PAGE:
Apple demand for broad Samsung tablet ban rejected

An Australian judge has rejected Apple's attempt to have Samsung forced to give the Cupertino company advance notice of new product launches, as well as have limitations placed on tablets other than the Galaxy Tab 10.1. Speaking of yesterday's preliminary sales injunction ruling, Justice Annabelle Bennett told Apple that "it doesn't apply to any other player in the marketplace," WSJ reports, dismissing requests to extend the decision to future models Samsung might release.

Apple, SMH reports, argued that Samsung was more than likely to whip up a new version of the contentious tablet, and demanded that the same limitations as applied to the Galaxy Tab 10.1 should be extended to protect its IP from future potential infractions. "Samsung says Galaxy Tab 10.1, we say any tablet device. We know what may well come is another version of the tablet" the Apple legal team argued.

"It's up to our friends as to how they name it, whether they call it the Galaxy Tab 10.1 or 10.2 or 10.1s or whatever it happens to be ... Our submission is that direction which would provide us a copy of the version proposed to be launched 10 days in advance" Apple counsel

Samsung, meanwhile, argued that Apple's demand for early access was, in effect, a rolling injunction, and exceeded the terms of the initial ruling. "Why should Samsung be put in a different position to any other trader in the marketplace," the Korean company's counsel countered, "which is to give advanced warning so as to confer some process of effective pre-approval in the hands of its competitor."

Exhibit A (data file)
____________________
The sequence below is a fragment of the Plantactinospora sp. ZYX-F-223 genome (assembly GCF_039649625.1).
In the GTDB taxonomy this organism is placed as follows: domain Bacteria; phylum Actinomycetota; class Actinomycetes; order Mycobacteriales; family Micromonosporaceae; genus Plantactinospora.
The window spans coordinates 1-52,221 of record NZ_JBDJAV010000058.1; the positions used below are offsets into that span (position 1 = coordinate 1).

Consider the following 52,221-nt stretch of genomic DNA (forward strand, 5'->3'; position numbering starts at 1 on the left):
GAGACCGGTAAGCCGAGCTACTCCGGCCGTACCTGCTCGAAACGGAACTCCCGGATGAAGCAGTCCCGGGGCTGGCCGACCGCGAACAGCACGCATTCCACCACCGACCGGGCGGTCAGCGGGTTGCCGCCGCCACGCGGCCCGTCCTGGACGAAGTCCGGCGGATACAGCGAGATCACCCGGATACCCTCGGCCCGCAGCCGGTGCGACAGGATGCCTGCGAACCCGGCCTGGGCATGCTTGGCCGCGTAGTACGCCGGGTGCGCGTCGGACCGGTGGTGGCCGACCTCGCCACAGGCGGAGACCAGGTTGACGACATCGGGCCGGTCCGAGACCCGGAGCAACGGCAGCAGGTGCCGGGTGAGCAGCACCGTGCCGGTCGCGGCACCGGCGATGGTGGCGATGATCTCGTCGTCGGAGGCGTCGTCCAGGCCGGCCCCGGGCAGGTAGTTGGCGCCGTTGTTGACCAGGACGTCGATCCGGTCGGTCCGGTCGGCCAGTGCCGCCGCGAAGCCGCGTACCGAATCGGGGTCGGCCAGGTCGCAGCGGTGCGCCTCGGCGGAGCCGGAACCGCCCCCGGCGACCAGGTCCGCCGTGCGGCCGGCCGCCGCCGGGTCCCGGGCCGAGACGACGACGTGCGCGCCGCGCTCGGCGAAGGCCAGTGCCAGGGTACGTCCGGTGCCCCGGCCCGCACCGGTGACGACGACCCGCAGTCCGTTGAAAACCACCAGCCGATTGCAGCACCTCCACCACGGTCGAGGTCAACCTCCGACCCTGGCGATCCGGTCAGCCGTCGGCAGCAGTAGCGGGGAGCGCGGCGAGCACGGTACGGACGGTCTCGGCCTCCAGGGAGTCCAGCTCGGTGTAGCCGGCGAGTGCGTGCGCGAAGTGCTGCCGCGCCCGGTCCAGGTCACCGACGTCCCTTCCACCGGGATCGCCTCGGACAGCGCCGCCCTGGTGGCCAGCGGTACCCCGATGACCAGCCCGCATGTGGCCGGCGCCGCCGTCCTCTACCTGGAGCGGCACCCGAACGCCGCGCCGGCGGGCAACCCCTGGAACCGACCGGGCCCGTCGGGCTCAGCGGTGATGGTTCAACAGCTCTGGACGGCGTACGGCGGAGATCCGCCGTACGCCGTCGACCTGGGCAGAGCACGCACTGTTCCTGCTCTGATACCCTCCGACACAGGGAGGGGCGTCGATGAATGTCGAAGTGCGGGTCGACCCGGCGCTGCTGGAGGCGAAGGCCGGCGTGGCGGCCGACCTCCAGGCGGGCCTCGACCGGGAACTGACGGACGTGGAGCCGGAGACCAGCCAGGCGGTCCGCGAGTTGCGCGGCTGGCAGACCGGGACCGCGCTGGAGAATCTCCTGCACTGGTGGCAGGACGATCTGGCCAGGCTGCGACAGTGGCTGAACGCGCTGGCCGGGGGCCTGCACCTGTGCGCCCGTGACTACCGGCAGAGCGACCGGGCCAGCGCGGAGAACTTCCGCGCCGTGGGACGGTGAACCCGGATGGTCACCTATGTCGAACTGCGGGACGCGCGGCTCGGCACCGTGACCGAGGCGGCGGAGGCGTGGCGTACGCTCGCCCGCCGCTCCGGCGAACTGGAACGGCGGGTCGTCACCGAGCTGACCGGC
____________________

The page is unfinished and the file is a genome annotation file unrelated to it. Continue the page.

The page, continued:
Justice Bennett agreed, in part at least, and deemed that while Samsung would not be able to launch any version of the Galaxy Tab 10.1 until the final ruling of the trial expected to take place next year, the company's regular pre-announcements of upcoming products would give sufficient time for Apple to file any injunction requests it feels are warranted.

As for warnings that Apple's legal success so far could have broad-reaching implications to the Android tablet market in Australia in general, the judge's refusal to extend it against future Samsung slates would seem to defuse that somewhat. Apple would need to individually challenge each and every rival model, rather than working on blanket bans.